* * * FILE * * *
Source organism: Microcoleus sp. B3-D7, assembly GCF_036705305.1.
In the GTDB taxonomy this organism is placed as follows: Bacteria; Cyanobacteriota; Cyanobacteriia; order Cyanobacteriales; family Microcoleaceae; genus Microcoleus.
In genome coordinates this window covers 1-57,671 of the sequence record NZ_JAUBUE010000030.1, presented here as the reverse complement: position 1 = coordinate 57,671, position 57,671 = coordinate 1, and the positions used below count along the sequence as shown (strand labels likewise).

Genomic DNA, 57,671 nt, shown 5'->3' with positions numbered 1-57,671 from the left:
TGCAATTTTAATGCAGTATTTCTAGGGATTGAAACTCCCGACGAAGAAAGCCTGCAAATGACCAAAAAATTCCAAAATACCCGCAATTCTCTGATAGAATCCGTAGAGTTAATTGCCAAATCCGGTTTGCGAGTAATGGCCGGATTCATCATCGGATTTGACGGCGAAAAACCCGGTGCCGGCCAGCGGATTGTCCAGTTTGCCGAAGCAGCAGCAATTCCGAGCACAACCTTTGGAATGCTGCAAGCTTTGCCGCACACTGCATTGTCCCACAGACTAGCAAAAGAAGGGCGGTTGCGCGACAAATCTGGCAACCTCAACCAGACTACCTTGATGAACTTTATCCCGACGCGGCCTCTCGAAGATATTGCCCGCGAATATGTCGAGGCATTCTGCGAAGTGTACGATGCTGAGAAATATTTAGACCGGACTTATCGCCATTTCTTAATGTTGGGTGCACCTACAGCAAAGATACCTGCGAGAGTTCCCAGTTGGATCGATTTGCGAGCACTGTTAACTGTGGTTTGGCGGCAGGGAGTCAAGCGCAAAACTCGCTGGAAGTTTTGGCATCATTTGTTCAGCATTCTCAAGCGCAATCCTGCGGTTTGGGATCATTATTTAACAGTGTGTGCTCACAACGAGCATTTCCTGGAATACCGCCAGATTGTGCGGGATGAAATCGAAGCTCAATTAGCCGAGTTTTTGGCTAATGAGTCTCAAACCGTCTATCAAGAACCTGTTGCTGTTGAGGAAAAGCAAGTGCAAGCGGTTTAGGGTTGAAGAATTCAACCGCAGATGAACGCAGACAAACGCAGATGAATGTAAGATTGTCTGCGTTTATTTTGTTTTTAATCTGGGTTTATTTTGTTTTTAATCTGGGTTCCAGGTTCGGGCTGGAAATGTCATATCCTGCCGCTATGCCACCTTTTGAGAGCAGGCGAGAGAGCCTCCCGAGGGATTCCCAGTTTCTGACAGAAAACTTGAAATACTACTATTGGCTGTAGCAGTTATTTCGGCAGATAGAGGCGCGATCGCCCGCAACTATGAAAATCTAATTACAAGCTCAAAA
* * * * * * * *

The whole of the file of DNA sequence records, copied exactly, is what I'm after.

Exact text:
Source organism: Microcoleus sp. B3-D7, assembly GCF_036705305.1.
In the GTDB taxonomy this organism is placed as follows: Bacteria; Cyanobacteriota; Cyanobacteriia; order Cyanobacteriales; family Microcoleaceae; genus Microcoleus.
In genome coordinates this window covers 1-57,671 of the sequence record NZ_JAUBUE010000030.1, presented here as the reverse complement: position 1 = coordinate 57,671, position 57,671 = coordinate 1, and the positions used below count along the sequence as shown (strand labels likewise).

Genomic DNA, 57,671 nt, shown 5'->3' with positions numbered 1-57,671 from the left:
TGCAATTTTAATGCAGTATTTCTAGGGATTGAAACTCCCGACGAAGAAAGCCTGCAAATGACCAAAAAATTCCAAAATACCCGCAATTCTCTGATAGAATCCGTAGAGTTAATTGCCAAATCCGGTTTGCGAGTAATGGCCGGATTCATCATCGGATTTGACGGCGAAAAACCCGGTGCCGGCCAGCGGATTGTCCAGTTTGCCGAAGCAGCAGCAATTCCGAGCACAACCTTTGGAATGCTGCAAGCTTTGCCGCACACTGCATTGTCCCACAGACTAGCAAAAGAAGGGCGGTTGCGCGACAAATCTGGCAACCTCAACCAGACTACCTTGATGAACTTTATCCCGACGCGGCCTCTCGAAGATATTGCCCGCGAATATGTCGAGGCATTCTGCGAAGTGTACGATGCTGAGAAATATTTAGACCGGACTTATCGCCATTTCTTAATGTTGGGTGCACCTACAGCAAAGATACCTGCGAGAGTTCCCAGTTGGATCGATTTGCGAGCACTGTTAACTGTGGTTTGGCGGCAGGGAGTCAAGCGCAAAACTCGCTGGAAGTTTTGGCATCATTTGTTCAGCATTCTCAAGCGCAATCCTGCGGTTTGGGATCATTATTTAACAGTGTGTGCTCACAACGAGCATTTCCTGGAATACCGCCAGATTGTGCGGGATGAAATCGAAGCTCAATTAGCCGAGTTTTTGGCTAATGAGTCTCAAACCGTCTATCAAGAACCTGTTGCTGTTGAGGAAAAGCAAGTGCAAGCGGTTTAGGGTTGAAGAATTCAACCGCAGATGAACGCAGACAAACGCAGATGAATGTAAGATTGTCTGCGTTTATTTTGTTTTTAATCTGGGTTTATTTTGTTTTTAATCTGGGTTCCAGGTTCGGGCTGGAAATGTCATATCCTGCCGCTATGCCACCTTTTGAGAGCAGGCGAGAGAGCCTCCCGAGGGATTCCCAGTTTCTGACAGAAAACTTGAAATACTACTATTGGCTGTAGCAGTTATTTCGGCAGATAGAGGCGCGATCGCCCGCAACTATGAAAATCTAATTACAAGCTCAAAA